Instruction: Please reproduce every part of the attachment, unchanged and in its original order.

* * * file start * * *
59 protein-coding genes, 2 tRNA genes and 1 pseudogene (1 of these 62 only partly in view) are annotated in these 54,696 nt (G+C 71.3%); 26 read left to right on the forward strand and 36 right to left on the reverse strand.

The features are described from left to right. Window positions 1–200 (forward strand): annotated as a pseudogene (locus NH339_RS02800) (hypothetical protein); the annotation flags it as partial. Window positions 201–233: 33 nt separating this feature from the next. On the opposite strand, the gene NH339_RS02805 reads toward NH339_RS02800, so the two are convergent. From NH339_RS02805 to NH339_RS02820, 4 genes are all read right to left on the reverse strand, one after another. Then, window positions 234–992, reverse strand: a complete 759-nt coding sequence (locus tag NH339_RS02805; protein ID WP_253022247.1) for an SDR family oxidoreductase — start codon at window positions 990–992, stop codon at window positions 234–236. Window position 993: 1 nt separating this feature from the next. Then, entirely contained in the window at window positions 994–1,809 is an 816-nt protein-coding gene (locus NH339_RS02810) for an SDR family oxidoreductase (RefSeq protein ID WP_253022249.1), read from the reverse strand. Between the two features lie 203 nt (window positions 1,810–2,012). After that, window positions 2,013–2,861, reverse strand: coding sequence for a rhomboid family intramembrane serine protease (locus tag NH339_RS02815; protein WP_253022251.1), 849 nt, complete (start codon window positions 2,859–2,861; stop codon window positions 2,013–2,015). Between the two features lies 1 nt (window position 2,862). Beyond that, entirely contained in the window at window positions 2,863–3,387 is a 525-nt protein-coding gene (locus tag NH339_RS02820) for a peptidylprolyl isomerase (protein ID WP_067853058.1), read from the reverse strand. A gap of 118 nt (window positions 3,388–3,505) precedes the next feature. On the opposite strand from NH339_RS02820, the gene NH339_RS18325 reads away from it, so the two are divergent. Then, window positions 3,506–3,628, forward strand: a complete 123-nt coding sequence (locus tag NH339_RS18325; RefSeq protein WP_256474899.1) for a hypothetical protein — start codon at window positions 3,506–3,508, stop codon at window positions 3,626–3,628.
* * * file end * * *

59 protein-coding genes, 2 tRNA genes and 1 pseudogene (1 of these 62 only partly in view) are annotated in these 54,696 nt (G+C 71.3%); 26 read left to right on the forward strand and 36 right to left on the reverse strand.

The features are described from left to right. Window positions 1–200 (forward strand): annotated as a pseudogene (locus NH339_RS02800) (hypothetical protein); the annotation flags it as partial. Window positions 201–233: 33 nt separating this feature from the next. On the opposite strand, the gene NH339_RS02805 reads toward NH339_RS02800, so the two are convergent. From NH339_RS02805 to NH339_RS02820, 4 genes are all read right to left on the reverse strand, one after another. Then, window positions 234–992, reverse strand: a complete 759-nt coding sequence (locus tag NH339_RS02805; protein ID WP_253022247.1) for an SDR family oxidoreductase — start codon at window positions 990–992, stop codon at window positions 234–236. Window position 993: 1 nt separating this feature from the next. Then, entirely contained in the window at window positions 994–1,809 is an 816-nt protein-coding gene (locus NH339_RS02810) for an SDR family oxidoreductase (RefSeq protein ID WP_253022249.1), read from the reverse strand. Between the two features lie 203 nt (window positions 1,810–2,012). After that, window positions 2,013–2,861, reverse strand: coding sequence for a rhomboid family intramembrane serine protease (locus tag NH339_RS02815; protein WP_253022251.1), 849 nt, complete (start codon window positions 2,859–2,861; stop codon window positions 2,013–2,015). Between the two features lies 1 nt (window position 2,862). Beyond that, entirely contained in the window at window positions 2,863–3,387 is a 525-nt protein-coding gene (locus tag NH339_RS02820) for a peptidylprolyl isomerase (protein ID WP_067853058.1), read from the reverse strand. A gap of 118 nt (window positions 3,388–3,505) precedes the next feature. On the opposite strand from NH339_RS02820, the gene NH339_RS18325 reads away from it, so the two are divergent. Then, window positions 3,506–3,628, forward strand: a complete 123-nt coding sequence (locus tag NH339_RS18325; RefSeq protein WP_256474899.1) for a hypothetical protein — start codon at window positions 3,506–3,508, stop codon at window positions 3,626–3,628.